"How can the number line be useful in writing the solution to an inequality?" (It helps to see which values are included in the solution and which are not. It can also be used to check your answer after you solve an inequality.)
 "On the graph of the minimum years of experience for a candidate, does it make sense to have an upper bound? What examples can you think of that would make this situation have an upper bound?" (Yes, because realistically a person cannot have infinity years of experience and that is what the current graph of the inequality reprsents. For example, many people retire after a certain age, so it would be hard for someone to have more than 50 years of experience. Also, the average lifespan is about 110 and people ususally start working as teens or young adults, so this creates another limit on how many years of experience someone can actually have.)
20.3: Card Sort: What’s the Situation? (15 minutes)
Activity
A sorting task gives students opportunities to analyze representations, statements, and structures closely and make connections (MP2, MP7). In this activity, students practice connecting verbal, symbolic, and graphical descriptions of inequalities, including activities involving negative numbers.
The practice will pay off when they write inequalities and interpret their solutions in the associated Algebra 1 lesson. Monitor for different ways groups choose to categorize the representations. Look for groups that categorize each representation of the same situation (graph, symbolic, and verbal) together, and for groups that sort strictly greater than and less than statements together and less than or equal and greater than or equal to statements together.
As students work, encourage them to refine their descriptions using more precise language and mathematical terms (MP6).
Launch
Arrange students in groups of 2. Tell them that in this activity, they will sort some cards into categories of their choosing. When they sort the representations, they should work with their partner to come up with categories. Encourage students to find more than one way to sort the cards.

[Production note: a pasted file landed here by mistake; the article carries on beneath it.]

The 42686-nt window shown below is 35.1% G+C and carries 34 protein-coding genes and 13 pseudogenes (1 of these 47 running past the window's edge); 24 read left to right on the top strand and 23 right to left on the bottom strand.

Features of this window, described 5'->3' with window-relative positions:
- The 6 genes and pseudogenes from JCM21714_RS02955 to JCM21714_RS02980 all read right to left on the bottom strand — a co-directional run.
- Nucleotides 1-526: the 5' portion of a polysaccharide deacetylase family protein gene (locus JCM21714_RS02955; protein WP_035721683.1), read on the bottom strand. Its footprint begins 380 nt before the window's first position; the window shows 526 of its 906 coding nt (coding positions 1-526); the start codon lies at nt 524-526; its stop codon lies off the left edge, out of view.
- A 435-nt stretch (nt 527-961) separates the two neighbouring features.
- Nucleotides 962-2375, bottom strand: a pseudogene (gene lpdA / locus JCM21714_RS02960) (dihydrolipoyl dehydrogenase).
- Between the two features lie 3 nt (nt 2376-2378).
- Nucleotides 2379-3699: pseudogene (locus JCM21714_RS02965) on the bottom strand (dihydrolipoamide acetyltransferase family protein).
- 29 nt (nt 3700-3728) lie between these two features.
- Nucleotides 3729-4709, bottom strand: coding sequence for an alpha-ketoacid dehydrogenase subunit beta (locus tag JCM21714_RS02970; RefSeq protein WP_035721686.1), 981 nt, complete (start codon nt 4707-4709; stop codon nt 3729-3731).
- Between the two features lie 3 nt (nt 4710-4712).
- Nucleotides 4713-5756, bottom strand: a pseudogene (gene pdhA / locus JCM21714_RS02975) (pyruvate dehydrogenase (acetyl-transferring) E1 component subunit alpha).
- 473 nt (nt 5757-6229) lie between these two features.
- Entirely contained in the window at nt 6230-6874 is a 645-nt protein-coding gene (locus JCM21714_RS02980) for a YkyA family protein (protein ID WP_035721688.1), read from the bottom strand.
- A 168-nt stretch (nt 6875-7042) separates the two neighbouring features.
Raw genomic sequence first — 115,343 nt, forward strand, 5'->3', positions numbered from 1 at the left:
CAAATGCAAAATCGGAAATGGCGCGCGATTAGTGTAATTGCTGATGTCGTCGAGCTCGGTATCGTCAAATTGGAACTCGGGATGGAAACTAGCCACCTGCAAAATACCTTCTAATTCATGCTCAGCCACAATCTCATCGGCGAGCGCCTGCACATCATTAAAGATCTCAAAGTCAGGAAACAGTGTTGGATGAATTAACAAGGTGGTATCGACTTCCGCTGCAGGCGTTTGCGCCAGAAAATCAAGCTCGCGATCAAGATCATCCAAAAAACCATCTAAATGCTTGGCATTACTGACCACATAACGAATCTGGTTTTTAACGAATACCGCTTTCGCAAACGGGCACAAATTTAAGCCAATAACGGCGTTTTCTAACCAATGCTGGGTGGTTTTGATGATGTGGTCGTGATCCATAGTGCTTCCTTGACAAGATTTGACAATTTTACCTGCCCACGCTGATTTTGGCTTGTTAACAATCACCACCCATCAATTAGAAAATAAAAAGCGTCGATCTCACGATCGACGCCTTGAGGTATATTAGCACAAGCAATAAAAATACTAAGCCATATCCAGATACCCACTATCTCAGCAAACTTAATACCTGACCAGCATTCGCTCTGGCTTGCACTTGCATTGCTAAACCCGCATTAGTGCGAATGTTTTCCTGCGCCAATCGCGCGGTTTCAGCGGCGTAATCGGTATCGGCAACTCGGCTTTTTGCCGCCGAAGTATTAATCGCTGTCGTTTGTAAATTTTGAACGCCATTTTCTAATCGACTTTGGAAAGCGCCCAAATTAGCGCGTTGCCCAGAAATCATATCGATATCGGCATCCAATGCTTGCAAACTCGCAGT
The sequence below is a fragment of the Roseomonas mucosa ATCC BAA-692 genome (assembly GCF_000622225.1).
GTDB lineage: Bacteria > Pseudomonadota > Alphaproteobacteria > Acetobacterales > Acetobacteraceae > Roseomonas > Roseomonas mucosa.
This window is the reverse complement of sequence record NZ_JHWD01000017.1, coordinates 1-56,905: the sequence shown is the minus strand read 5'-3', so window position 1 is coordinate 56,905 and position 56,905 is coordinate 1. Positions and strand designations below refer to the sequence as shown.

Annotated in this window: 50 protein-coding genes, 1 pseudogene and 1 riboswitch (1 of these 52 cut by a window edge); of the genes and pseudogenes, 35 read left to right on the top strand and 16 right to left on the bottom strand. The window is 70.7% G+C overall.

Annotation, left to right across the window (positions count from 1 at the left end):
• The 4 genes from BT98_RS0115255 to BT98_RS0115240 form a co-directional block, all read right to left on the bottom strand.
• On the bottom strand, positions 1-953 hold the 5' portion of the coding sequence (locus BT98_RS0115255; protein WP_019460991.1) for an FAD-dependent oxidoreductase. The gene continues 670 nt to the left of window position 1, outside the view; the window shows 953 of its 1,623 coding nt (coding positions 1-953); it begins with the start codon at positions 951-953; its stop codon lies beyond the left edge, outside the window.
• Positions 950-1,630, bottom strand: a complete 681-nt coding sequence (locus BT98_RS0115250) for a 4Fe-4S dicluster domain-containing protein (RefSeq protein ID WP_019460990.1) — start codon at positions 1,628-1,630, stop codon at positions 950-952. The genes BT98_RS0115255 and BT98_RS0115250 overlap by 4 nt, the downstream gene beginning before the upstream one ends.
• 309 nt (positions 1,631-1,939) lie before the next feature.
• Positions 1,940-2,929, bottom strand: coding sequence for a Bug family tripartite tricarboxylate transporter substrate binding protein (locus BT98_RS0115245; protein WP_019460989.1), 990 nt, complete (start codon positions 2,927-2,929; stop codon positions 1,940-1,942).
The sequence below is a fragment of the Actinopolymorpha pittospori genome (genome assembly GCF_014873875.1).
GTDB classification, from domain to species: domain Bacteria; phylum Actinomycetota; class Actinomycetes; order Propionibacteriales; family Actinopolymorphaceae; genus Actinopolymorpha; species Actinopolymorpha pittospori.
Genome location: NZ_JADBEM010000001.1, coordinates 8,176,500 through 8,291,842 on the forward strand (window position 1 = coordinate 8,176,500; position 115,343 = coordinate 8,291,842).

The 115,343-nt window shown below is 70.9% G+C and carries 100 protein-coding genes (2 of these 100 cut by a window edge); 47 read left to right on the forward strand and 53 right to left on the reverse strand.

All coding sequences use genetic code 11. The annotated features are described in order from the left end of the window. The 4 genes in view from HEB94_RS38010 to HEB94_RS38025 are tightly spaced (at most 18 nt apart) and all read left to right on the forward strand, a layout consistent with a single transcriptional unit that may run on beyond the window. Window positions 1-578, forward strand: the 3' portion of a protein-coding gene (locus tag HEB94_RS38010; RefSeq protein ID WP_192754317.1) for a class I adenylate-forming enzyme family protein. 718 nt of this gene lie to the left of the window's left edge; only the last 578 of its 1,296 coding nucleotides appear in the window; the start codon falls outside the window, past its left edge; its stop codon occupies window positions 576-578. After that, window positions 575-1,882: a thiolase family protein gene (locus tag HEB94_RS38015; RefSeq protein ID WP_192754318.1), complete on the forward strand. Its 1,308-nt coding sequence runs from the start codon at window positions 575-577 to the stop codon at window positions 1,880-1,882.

Student Facing
Your teacher will give you a set of cards that show a graph, an inequality, or a situation. Sort the cards into groups of your choosing. Be prepared to explain the meaning of your categories. Then, sort the cards into groups in a different way. Be prepared to explain the meaning of your new categories.
Student Response
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Activity Synthesis
Ask previously identified students to share a way of categorizing the cards that distinguishes between greater/less than and equal situations and strictly greater/less than situations. Ask previously identified students to share a way of categorizing the cards that groups together representations that describe the same situation. If time permits, invite students to share other ways of categorizing the cards.
Possible questions for discussion:

"Describe why you grouped these cards together." (All the cards in each group share a characteristic such as; they all represent a situation in which the variable is less than (or greater than) the given quantity, they all represent a situation in which the given quantity is included in the solution, they are all graphs of inequalities, or they are all expressions that had to be simplified to find the solution to the inequality.)

"On card 13, why does the graph stop at 0?" (Although the mattresses are less than 93.99 and that technically includes negative numbers, it is not reasonable to pay a negative amount to purchase something.)

“Why might someone have put cards 1, 3, 5, 8, and 16 together? How are they different from cards 2, 4, 6, 7, 9, 10, 11, 13, 12, 14, and 15?” (The first list of cards are examples of inequalities in which the given quantity is included in the solution, and the second list of cards is not.)

"Are there any other ways to group the cards that have not been discussed?"